10 training tips for Vertical Kilometre racing

How to prepare your body and mind for the gruelling assault of uphill mountain running.

Matt Maynard tackles the race
Matt Maynard tackles the race© iancorless.com

The past 15 years or so have seen a spike in the popularity of Vertical Kilometre racing - the practice of running uphill as fast as possible. The format is simple: competitors charge up steep mountains climbing 1000m over a course usually no longer than 5km.

Introduced this year as part of the UK Skyrunner® Series, the Salomon Mamores VK™ race in Glen Coe, Scotland is Britain's first ever VK event. Matt Maynard took part in the race this weekend (September 16-18). Here are his tips on how to train for it.

Salomon Mamores VK™ competitor Francois Gonon
Salomon Mamores VK™ competitor Francois Gonon© iancorless.com

1. Find a hill and stick with it

You need more than aerobic fitness and fast flat road running to do well in the VK race. But you don’t need to move to the Alps to train. Simply choose a local hill and sprint up it. Sprints should vary in duration from 8-15 seconds. At the end of each repeat, jog slowly back down before beginning the next effort.

This is meant to be a maximum intensity workout, but I always find getting out of bed on Uphill Day rather awful. If struggling with motivation, it’s better to get a session in at a lower intensity or with fewer reps than leaving the curtains shut and the running shoes untouched.

Vertical by name, vertical by nature
Vertical by name, vertical by nature© guillemcasanova.com

2. Tread light

When Edmund Hillary climbed Everest in 1953, he famously said that, "one pound on your feet equals five pounds on your back." This disproportionate relationship has since been shown to be true in various studies.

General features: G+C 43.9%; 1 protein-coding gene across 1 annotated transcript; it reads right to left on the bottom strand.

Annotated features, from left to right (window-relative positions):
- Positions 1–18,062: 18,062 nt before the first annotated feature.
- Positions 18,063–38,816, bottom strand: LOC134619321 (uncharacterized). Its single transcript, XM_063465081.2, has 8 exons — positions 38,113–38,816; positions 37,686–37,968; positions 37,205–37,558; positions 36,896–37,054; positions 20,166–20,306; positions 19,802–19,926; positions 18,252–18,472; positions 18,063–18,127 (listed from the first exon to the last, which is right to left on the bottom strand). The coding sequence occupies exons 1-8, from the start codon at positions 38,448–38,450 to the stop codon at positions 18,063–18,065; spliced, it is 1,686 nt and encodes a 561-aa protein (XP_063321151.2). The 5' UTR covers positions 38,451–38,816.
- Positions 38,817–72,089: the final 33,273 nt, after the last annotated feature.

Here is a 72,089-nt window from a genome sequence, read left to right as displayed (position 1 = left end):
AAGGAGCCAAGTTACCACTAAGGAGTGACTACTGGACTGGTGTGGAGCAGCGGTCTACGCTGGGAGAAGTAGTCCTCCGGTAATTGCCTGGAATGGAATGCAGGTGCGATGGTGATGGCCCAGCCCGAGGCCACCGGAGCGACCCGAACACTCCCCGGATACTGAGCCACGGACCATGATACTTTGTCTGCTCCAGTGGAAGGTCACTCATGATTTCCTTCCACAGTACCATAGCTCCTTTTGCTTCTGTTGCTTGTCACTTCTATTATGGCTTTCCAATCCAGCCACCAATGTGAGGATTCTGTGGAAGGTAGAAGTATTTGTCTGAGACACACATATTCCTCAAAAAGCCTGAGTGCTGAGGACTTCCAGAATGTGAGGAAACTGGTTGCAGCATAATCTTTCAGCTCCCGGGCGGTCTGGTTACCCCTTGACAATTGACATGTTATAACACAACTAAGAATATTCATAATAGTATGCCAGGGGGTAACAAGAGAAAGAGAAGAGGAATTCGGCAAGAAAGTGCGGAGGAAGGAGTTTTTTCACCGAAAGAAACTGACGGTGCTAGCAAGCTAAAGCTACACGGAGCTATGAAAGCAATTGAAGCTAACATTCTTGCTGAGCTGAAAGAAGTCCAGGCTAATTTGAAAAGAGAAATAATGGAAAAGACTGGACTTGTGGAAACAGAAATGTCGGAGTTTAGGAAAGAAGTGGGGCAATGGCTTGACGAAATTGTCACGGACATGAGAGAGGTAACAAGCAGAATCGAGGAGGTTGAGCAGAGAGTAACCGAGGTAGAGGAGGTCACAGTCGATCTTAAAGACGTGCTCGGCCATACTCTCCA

I chose the Inov-8's Talon 212 shoe. Weighing in at (you guessed it) 212g, its lightness was ideal. Its soft rubber also loves chewing on the steep grassy terrain found on the Salomon Mamores VK™ course, and the shoe’s upper section is strong and rip resistant around the toe area where so many other brands meet their end.

 

The course is steepest in the middle section
The course is steepest in the middle section© Harvey Maps

3. Study the route

The Salomon Mamores VK™ climbs 1,000m over its 5km route, but some VK climbs gain that height in just 1.92km! Knowing the route means you will be able to break down the challenge mentally. Studying a topographical map or elevation profile that shows the relative steepness of the terrain will give you an idea of where you will be able to run and where you will have to walk.

There were sections where I knew I would be clawing with my hands. On the day, however, the most nerve-jangling part was the flat 600m sprint at the start past the crowds!

Who says you can't race in a kilt?
Who says you can't race in a kilt?© guillemcasanova.com

4. Prepare your mind

If you can run 10Km on flat ground in an hour it should take you two to three hours to complete a VK route. The effort level is also similar to a 10km flat race. You should be prepared to work at near maximum heart-rate, achieving the kind of breathlessness that means you'll struggle to say “hello” to supporters. (The world record for the VK is 29minutes and 42 seconds.)